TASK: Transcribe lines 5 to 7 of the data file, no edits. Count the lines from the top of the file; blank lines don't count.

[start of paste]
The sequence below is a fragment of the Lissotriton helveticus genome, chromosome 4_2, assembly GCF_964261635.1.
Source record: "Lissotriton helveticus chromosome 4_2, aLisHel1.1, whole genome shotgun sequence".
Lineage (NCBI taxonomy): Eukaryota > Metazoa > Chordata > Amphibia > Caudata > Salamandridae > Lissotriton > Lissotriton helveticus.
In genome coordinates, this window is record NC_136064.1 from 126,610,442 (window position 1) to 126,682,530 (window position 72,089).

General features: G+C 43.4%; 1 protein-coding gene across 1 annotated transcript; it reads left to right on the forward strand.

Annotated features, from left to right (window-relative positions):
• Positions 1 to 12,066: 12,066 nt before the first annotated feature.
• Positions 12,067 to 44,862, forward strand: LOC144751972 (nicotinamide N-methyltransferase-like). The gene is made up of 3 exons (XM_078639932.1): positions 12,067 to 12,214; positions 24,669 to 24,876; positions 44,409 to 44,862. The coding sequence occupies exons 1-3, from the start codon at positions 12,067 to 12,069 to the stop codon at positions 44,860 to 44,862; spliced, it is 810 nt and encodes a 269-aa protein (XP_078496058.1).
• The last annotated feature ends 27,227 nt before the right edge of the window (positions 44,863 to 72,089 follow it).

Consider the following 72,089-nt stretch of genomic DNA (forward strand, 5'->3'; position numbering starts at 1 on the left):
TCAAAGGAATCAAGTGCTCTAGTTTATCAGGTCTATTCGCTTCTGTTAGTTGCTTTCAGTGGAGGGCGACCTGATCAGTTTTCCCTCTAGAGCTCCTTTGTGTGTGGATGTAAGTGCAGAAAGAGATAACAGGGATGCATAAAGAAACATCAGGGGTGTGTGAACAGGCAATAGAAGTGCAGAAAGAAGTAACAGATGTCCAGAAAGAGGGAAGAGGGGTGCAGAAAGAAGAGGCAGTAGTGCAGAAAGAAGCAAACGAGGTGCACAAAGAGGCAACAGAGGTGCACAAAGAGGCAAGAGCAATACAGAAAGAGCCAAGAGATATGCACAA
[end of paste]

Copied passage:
General features: G+C 43.4%; 1 protein-coding gene across 1 annotated transcript; it reads left to right on the forward strand.

Annotated features, from left to right (window-relative positions):
• Positions 1 to 12,066: 12,066 nt before the first annotated feature.